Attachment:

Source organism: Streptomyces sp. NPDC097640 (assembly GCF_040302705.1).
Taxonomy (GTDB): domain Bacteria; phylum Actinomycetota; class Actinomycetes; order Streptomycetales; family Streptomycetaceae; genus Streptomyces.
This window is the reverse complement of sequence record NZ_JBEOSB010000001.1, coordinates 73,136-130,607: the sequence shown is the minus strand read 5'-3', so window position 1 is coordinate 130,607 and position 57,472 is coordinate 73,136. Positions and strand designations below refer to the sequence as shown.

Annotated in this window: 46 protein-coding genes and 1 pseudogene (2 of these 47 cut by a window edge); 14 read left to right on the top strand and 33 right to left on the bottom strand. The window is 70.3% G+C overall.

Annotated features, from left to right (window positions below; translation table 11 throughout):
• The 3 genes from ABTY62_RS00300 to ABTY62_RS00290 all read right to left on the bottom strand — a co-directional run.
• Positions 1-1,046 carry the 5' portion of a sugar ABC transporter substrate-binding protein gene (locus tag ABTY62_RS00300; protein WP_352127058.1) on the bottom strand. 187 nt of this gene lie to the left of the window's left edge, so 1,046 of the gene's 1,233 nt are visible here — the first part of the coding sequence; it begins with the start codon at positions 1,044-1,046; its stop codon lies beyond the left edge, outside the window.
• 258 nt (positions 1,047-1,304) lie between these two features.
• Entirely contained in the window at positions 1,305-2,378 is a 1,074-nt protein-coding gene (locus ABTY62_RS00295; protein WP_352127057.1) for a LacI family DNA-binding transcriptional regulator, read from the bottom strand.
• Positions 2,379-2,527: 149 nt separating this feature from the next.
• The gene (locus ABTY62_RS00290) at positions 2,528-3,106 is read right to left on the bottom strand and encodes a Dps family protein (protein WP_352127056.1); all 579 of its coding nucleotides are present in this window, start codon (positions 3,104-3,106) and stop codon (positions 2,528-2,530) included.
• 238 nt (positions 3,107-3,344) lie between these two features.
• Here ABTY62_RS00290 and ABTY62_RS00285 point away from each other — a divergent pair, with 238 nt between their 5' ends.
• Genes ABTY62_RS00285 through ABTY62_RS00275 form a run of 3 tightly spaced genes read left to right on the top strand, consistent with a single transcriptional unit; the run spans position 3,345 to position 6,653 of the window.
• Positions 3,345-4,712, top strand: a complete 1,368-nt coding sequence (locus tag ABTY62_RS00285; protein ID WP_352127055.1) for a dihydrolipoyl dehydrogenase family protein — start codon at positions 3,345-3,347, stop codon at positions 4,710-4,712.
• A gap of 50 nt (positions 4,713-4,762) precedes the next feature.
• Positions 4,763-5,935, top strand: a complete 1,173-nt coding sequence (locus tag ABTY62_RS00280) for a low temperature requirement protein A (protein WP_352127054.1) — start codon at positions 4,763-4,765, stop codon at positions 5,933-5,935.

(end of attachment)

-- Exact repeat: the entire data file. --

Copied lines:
Source organism: Streptomyces sp. NPDC097640 (assembly GCF_040302705.1).
Taxonomy (GTDB): domain Bacteria; phylum Actinomycetota; class Actinomycetes; order Streptomycetales; family Streptomycetaceae; genus Streptomyces.
This window is the reverse complement of sequence record NZ_JBEOSB010000001.1, coordinates 73,136-130,607: the sequence shown is the minus strand read 5'-3', so window position 1 is coordinate 130,607 and position 57,472 is coordinate 73,136. Positions and strand designations below refer to the sequence as shown.

Annotated in this window: 46 protein-coding genes and 1 pseudogene (2 of these 47 cut by a window edge); 14 read left to right on the top strand and 33 right to left on the bottom strand. The window is 70.3% G+C overall.

Annotated features, from left to right (window positions below; translation table 11 throughout):
• The 3 genes from ABTY62_RS00300 to ABTY62_RS00290 all read right to left on the bottom strand — a co-directional run.
• Positions 1-1,046 carry the 5' portion of a sugar ABC transporter substrate-binding protein gene (locus tag ABTY62_RS00300; protein WP_352127058.1) on the bottom strand. 187 nt of this gene lie to the left of the window's left edge, so 1,046 of the gene's 1,233 nt are visible here — the first part of the coding sequence; it begins with the start codon at positions 1,044-1,046; its stop codon lies beyond the left edge, outside the window.
• 258 nt (positions 1,047-1,304) lie between these two features.
• Entirely contained in the window at positions 1,305-2,378 is a 1,074-nt protein-coding gene (locus ABTY62_RS00295; protein WP_352127057.1) for a LacI family DNA-binding transcriptional regulator, read from the bottom strand.
• Positions 2,379-2,527: 149 nt separating this feature from the next.
• The gene (locus ABTY62_RS00290) at positions 2,528-3,106 is read right to left on the bottom strand and encodes a Dps family protein (protein WP_352127056.1); all 579 of its coding nucleotides are present in this window, start codon (positions 3,104-3,106) and stop codon (positions 2,528-2,530) included.
• 238 nt (positions 3,107-3,344) lie between these two features.
• Here ABTY62_RS00290 and ABTY62_RS00285 point away from each other — a divergent pair, with 238 nt between their 5' ends.
• Genes ABTY62_RS00285 through ABTY62_RS00275 form a run of 3 tightly spaced genes read left to right on the top strand, consistent with a single transcriptional unit; the run spans position 3,345 to position 6,653 of the window.
• Positions 3,345-4,712, top strand: a complete 1,368-nt coding sequence (locus tag ABTY62_RS00285; protein ID WP_352127055.1) for a dihydrolipoyl dehydrogenase family protein — start codon at positions 3,345-3,347, stop codon at positions 4,710-4,712.
• A gap of 50 nt (positions 4,713-4,762) precedes the next feature.
• Positions 4,763-5,935, top strand: a complete 1,173-nt coding sequence (locus tag ABTY62_RS00280) for a low temperature requirement protein A (protein WP_352127054.1) — start codon at positions 4,763-4,765, stop codon at positions 5,933-5,935.